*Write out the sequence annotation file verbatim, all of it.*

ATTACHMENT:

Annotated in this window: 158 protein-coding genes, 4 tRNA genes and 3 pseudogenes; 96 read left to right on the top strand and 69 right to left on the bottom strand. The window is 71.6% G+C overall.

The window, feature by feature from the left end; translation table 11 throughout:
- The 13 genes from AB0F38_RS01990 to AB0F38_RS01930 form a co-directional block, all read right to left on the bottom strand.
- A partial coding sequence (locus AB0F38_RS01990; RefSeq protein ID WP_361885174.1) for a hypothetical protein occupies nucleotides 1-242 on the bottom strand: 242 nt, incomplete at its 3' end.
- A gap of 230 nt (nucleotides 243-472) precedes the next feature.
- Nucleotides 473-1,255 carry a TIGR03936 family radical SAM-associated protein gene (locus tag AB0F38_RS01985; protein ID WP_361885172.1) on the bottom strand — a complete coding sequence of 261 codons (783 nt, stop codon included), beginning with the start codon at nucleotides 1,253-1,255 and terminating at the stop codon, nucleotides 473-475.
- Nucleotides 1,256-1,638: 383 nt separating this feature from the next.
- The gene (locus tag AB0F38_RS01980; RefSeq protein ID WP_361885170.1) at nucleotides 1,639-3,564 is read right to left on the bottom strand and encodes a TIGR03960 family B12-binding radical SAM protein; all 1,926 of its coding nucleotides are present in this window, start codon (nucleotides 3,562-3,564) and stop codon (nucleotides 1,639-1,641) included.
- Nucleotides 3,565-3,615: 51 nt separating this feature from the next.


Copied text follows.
Annotated in this window: 158 protein-coding genes, 4 tRNA genes and 3 pseudogenes; 96 read left to right on the top strand and 69 right to left on the bottom strand. The window is 71.6% G+C overall.

The window, feature by feature from the left end; translation table 11 throughout:
- The 13 genes from AB0F38_RS01990 to AB0F38_RS01930 form a co-directional block, all read right to left on the bottom strand.
- A partial coding sequence (locus AB0F38_RS01990; RefSeq protein ID WP_361885174.1) for a hypothetical protein occupies nucleotides 1-242 on the bottom strand: 242 nt, incomplete at its 3' end.
- A gap of 230 nt (nucleotides 243-472) precedes the next feature.
- Nucleotides 473-1,255 carry a TIGR03936 family radical SAM-associated protein gene (locus tag AB0F38_RS01985; protein ID WP_361885172.1) on the bottom strand — a complete coding sequence of 261 codons (783 nt, stop codon included), beginning with the start codon at nucleotides 1,253-1,255 and terminating at the stop codon, nucleotides 473-475.
- Nucleotides 1,256-1,638: 383 nt separating this feature from the next.
- The gene (locus tag AB0F38_RS01980; RefSeq protein ID WP_361885170.1) at nucleotides 1,639-3,564 is read right to left on the bottom strand and encodes a TIGR03960 family B12-binding radical SAM protein; all 1,926 of its coding nucleotides are present in this window, start codon (nucleotides 3,562-3,564) and stop codon (nucleotides 1,639-1,641) included.
- Nucleotides 3,565-3,615: 51 nt separating this feature from the next.